Divine Weekes And Workes Quotes

"Living From Hand To Mouth"

Context: In the Second Week of this long poem, the author describes the Eden events–the innocence, the coming of an impostor, the furies, and finally "handie-crafts," or Adam's attempts to learn to make a living. This story by analogy fortells "the after-Worlds events" in which man learns survival from the time when he is "glad to bite a brown crust that the mouse has had" to a time when he stores fruit and nuts against the long winter.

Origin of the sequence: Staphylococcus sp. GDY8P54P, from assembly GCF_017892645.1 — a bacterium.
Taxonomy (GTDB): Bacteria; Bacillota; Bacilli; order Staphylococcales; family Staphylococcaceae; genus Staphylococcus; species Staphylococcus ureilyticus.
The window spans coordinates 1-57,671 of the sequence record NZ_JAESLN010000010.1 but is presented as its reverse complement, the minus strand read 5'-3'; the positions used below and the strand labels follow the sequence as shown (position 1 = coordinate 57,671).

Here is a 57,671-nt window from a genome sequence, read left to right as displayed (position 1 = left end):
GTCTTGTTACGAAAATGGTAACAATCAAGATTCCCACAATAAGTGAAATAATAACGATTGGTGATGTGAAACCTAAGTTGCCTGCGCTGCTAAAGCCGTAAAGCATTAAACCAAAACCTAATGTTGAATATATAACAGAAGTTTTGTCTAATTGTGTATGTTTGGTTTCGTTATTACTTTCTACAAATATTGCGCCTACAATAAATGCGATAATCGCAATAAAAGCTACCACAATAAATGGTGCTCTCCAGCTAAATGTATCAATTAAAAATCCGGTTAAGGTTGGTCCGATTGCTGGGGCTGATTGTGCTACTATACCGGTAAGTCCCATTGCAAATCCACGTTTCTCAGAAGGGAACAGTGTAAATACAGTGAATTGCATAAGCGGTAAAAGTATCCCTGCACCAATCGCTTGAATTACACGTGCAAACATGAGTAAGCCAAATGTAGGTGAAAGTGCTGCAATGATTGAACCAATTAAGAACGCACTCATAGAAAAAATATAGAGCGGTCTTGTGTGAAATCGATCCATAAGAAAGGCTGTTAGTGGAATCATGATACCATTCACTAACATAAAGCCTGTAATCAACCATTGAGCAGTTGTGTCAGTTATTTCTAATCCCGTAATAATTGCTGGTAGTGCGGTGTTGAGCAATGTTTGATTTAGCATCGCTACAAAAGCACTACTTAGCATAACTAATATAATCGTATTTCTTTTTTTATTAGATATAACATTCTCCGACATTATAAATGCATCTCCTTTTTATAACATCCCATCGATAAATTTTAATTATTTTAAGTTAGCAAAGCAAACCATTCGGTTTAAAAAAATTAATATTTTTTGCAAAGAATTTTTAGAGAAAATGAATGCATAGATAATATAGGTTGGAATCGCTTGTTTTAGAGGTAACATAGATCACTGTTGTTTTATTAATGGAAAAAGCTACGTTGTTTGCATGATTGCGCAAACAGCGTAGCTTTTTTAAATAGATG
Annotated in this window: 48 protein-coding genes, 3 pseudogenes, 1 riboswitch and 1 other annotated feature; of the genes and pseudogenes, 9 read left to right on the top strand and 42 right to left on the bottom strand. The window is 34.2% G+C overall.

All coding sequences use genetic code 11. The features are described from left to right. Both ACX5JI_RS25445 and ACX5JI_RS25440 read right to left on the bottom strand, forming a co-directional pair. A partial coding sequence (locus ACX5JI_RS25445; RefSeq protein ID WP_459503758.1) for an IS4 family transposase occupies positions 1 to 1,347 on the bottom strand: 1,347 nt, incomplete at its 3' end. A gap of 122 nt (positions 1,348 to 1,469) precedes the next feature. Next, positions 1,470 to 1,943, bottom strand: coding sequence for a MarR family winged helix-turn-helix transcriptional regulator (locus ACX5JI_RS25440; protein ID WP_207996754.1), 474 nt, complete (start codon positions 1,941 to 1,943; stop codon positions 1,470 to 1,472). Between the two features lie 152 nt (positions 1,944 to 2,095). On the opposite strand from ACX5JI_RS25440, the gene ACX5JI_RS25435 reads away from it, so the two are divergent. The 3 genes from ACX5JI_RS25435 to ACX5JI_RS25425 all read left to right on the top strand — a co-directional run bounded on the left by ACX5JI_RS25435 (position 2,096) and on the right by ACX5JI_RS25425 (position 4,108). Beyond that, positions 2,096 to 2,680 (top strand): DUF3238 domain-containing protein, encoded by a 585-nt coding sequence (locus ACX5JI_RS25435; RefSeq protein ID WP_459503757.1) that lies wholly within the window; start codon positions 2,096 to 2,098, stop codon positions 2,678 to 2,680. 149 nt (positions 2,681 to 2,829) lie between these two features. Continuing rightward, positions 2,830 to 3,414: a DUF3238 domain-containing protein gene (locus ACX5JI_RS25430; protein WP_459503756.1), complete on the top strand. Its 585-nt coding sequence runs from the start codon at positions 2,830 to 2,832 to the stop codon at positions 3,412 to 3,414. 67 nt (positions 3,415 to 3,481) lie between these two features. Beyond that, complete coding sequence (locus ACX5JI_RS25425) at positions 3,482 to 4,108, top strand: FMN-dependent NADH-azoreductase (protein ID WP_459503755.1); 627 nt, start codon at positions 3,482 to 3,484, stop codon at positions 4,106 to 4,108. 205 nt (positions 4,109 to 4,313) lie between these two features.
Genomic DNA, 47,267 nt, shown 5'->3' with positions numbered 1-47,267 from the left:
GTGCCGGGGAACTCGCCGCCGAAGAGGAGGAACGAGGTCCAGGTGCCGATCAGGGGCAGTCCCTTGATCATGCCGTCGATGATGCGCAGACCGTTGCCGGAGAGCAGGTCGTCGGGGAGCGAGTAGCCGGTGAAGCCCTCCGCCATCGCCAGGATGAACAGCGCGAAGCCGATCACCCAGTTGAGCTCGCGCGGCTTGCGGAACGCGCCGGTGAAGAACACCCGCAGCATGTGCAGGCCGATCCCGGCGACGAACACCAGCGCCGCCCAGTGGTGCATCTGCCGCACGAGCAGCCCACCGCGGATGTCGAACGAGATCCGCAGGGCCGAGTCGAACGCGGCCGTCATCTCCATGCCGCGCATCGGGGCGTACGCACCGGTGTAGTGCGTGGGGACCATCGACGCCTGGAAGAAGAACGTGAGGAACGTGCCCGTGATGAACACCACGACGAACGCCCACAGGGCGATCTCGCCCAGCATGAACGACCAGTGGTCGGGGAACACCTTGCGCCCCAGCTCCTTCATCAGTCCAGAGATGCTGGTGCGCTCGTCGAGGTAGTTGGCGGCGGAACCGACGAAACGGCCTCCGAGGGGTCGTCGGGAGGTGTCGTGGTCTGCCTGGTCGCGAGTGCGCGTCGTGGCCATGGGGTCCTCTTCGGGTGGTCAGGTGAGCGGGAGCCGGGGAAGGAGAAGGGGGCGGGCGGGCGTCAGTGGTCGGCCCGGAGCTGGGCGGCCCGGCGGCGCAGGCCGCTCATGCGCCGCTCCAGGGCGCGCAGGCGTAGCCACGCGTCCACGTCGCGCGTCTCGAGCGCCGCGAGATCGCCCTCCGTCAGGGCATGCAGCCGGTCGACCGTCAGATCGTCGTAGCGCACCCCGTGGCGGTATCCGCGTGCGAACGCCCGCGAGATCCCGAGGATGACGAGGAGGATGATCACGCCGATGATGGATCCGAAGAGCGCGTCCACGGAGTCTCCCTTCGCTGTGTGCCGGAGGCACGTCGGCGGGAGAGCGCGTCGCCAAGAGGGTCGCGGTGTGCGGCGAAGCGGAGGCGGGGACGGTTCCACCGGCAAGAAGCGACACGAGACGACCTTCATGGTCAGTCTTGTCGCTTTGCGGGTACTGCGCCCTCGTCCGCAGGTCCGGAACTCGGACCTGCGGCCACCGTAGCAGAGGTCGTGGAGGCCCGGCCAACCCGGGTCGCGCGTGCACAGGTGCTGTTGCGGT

Wherefore (as yet) more led by th 'appetite
Of th' hungry belly than the tastes delight,
Living from hand to mouth, soon satisfi'd
To earn their supper, th' afternoon they ply'd,
Unstor'd of dinner till the morrow-day;
Pleas'd with an Apple, or some lesser prey.